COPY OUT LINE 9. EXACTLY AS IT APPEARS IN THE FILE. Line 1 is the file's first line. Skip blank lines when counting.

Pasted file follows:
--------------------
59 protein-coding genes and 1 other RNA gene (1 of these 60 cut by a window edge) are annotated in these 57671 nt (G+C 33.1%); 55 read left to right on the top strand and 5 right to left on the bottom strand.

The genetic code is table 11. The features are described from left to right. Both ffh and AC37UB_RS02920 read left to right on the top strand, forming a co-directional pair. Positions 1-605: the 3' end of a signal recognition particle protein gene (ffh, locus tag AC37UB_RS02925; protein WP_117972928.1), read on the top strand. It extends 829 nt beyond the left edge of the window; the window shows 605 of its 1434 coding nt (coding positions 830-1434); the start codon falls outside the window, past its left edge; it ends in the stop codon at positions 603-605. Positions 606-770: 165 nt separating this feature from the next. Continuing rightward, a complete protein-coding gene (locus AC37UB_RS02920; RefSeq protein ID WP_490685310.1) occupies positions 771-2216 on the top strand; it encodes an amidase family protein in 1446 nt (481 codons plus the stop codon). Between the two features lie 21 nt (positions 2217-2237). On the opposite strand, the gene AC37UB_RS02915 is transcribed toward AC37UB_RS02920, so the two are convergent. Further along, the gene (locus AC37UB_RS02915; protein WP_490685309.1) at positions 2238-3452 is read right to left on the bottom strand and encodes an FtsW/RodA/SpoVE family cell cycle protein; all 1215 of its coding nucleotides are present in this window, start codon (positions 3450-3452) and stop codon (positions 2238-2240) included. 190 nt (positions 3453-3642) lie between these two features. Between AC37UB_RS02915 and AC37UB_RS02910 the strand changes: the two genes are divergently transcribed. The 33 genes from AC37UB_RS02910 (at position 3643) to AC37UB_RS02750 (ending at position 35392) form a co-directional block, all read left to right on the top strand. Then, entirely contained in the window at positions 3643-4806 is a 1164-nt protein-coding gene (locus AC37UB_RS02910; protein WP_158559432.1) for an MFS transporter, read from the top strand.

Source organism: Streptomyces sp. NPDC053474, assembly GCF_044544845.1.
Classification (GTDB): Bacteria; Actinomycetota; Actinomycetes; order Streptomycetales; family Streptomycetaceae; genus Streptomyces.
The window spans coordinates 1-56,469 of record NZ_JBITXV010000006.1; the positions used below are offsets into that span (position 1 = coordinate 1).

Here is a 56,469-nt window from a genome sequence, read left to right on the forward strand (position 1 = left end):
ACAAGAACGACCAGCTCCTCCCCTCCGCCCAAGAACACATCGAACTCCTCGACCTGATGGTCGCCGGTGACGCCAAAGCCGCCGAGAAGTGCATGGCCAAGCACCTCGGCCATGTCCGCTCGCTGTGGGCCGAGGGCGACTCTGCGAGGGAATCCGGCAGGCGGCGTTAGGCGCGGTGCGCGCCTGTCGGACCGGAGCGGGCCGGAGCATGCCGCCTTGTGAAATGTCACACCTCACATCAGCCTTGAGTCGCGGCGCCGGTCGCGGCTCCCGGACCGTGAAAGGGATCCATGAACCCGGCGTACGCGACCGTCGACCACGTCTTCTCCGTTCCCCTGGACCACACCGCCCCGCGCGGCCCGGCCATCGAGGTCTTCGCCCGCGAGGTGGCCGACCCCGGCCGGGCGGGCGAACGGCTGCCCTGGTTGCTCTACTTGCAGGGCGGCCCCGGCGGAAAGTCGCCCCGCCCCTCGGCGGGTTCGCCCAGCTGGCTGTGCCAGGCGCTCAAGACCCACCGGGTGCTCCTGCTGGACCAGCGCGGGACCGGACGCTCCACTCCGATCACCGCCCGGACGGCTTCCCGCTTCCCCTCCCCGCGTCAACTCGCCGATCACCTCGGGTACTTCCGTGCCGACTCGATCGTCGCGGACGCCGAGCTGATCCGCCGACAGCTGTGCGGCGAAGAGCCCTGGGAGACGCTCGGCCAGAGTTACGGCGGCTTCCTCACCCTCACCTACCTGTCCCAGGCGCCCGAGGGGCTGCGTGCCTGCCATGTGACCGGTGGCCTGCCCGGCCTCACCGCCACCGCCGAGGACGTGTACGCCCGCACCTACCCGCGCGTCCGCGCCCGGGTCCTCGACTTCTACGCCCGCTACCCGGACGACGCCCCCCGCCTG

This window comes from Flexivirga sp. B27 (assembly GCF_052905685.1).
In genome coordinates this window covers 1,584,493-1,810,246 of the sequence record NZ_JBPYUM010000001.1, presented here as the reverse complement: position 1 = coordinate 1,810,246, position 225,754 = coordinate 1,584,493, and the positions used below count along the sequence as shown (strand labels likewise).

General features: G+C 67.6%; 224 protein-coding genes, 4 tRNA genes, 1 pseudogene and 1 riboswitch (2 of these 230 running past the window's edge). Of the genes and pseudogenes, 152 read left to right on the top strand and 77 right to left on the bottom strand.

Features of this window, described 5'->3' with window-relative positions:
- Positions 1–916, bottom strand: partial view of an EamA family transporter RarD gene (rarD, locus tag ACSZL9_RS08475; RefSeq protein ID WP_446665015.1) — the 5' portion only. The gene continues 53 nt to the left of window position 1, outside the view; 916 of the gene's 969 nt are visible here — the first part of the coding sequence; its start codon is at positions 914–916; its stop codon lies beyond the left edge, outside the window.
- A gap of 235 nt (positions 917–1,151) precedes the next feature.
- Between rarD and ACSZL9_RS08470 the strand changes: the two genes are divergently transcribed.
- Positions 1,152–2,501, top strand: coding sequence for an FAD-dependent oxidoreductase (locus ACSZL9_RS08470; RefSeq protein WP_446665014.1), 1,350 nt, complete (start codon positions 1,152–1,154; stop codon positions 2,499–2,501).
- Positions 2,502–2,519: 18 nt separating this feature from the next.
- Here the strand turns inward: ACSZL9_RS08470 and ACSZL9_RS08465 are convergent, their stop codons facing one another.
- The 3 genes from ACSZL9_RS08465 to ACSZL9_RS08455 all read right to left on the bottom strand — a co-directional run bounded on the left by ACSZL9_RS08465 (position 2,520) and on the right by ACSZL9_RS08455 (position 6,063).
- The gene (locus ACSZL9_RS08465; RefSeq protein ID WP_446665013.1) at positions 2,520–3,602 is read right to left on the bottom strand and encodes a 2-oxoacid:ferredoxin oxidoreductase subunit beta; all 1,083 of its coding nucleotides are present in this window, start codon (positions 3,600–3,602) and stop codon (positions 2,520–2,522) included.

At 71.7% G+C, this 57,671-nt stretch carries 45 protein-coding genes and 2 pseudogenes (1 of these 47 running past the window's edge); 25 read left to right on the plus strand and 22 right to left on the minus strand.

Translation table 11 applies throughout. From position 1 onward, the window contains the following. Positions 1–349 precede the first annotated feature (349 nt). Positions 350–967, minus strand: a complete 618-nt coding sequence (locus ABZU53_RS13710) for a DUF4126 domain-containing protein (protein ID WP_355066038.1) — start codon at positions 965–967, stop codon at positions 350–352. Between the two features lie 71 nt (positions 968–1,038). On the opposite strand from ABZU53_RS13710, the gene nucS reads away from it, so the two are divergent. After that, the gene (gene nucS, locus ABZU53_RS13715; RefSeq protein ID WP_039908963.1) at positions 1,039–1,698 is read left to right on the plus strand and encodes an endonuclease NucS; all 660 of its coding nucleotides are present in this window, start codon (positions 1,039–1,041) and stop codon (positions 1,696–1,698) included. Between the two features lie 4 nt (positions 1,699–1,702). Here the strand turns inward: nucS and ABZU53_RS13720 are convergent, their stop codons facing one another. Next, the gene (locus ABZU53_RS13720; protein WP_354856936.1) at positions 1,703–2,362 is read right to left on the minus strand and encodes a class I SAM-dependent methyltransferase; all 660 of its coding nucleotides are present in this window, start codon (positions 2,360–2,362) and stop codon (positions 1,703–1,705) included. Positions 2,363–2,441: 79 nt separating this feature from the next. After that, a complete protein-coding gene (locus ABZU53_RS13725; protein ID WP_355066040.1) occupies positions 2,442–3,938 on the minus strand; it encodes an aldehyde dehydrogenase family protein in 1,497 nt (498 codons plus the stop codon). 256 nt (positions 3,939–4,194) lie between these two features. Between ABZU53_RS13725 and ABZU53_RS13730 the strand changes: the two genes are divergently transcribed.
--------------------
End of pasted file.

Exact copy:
In genome coordinates this window covers 1,584,493-1,810,246 of the sequence record NZ_JBPYUM010000001.1, presented here as the reverse complement: position 1 = coordinate 1,810,246, position 225,754 = coordinate 1,584,493, and the positions used below count along the sequence as shown (strand labels likewise).